Well before Swansea City secured a first major trophy in their 101-year history with a League Cup demolition of Bradford City, probing questions were raised about life after Brendan Rodgers.
Why people chose to fear the worst is curious when you consider the replacement’s football philosophy. “Sometimes the easiest thing in football is a simple five or eight yards, it can be the most effective.
A man synonymous for embarking on a mazy run made that tactical judgement – Michael Laudrup.
But the sentiment is precisely the same passing model Rodgers brought the club success with, and so it has proved under new management also. The club’s predecessor could not resist the greater challenges that lie ahead with Liverpool, prompting the Welsh outfit to draft in an esteemed figure of the game.
The former Juventus, Barcelona, Real Madrid and Ajax legend, for some, is the most technically gifted player to have ever graced a football pitch. On the surface it appeared a real coup, only heavy doubts lingered over a poor track record at both Getafe and Spartak Moscow.
One could argue much of the work Rodgers’ had done meant the Dane could experience a smooth transition into English football. But any astute football fan would be aware of the second year blues syndrome that has curtailed many teams over time.
The club lost arguably its two most important cogs, Scott Sinclair and Joe Allen in the summer. Attacking midfielder Gylfi Sigurdsson decided he wouldn’t extend an impressive loan spell, and the ‘transition’ for Laudrup became an increasingly fraught one.
For those who feared a struggle would incur, they need not worry, as the travelling party at Loftus Road were given a sneak preview into the club’s impressive campaign. A 5-0 drubbing of Queens Park Rangers in front of a parochial support on the first day of the campaign is no mean feat, and much of the damaged stemmed from a tall Spaniard.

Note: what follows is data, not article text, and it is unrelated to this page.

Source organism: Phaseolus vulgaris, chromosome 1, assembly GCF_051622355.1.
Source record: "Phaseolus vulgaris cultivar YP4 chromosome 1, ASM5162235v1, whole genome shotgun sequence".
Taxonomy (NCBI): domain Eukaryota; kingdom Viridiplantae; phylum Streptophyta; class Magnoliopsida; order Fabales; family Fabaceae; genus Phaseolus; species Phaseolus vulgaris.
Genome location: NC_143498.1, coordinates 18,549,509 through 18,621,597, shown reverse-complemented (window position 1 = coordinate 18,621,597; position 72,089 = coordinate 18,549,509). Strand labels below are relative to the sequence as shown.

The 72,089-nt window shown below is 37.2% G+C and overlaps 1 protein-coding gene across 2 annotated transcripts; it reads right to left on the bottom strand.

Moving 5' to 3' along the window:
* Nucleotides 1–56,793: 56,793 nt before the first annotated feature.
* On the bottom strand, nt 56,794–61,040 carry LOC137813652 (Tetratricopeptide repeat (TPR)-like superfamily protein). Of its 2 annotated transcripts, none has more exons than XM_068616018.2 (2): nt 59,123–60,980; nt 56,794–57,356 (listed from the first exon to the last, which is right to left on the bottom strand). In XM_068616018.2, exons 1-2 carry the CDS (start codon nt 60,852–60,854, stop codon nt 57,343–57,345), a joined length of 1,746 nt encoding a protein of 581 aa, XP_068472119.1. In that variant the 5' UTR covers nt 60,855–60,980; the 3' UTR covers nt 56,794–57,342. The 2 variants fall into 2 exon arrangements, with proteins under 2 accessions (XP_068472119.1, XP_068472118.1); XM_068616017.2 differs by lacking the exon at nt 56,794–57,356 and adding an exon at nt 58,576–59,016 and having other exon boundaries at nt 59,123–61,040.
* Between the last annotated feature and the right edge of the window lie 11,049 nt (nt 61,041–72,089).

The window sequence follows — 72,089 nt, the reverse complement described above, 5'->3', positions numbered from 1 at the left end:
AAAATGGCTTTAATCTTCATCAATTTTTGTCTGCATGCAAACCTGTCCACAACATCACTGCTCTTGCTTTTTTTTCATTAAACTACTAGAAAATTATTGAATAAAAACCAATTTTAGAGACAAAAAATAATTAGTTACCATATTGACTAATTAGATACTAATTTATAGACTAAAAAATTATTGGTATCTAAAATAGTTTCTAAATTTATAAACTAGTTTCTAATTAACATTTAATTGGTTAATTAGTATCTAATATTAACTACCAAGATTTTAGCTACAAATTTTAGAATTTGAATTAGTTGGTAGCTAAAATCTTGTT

The Swans paid £2 million for Miguel Perez Cuesta – nicknamed Michu – from Rayo Vallecano and there was little fanfare, rather he was labelled a relative unknown. Even 15 goals in 37 appearances in the La Liga – making him the most prolific midfielder – failed to stir the English media. Two goals on his debut set the tone for an emphatic first-year in the division.
Power, technique an overt passion for the game saw him become an instant hit at the Liberty Stadium. His 21 goals from 40 appearances in all competitions – 17 in the league – have helped guide Swansea to remarkable heights.
Pablo Hernandez was another inspired signing from the new boss, who moved to the club from Valencia for a club record fee of £5.5 million. The tricky winger started his Swansea career in blistering fashion, playing a significant role in the final third. A divine assist for the first goal in the League Cup final epitomised the player’s ability, and vindicated Laudrup’s decision-making.
The final piece of the jigsaw is Jonathon de Guzman, who came on a season-long loan deal from Villarreal. Quick, pacey and strong on the ball, all hallmarks of an effective attacker, and the 25-year-old exemplified this type of play throughout the term. Two goals in the cup final was just reward for the newly capped Netherlands international, and Swansea will be desperate to retain his services this summer.
Three direct replacements for the outgoing contingent and it’s blindingly obvious the new trio have been an upgrade.
Last season’s highly credible finish of 11th place will be trumped by a guaranteed finish of ninth, or even eighth — quite simply an amazing achievement.
European football will descend on the Liberty Stadium next season, and in doing so will reaffirm their standing as one of the league’s most confident outfits.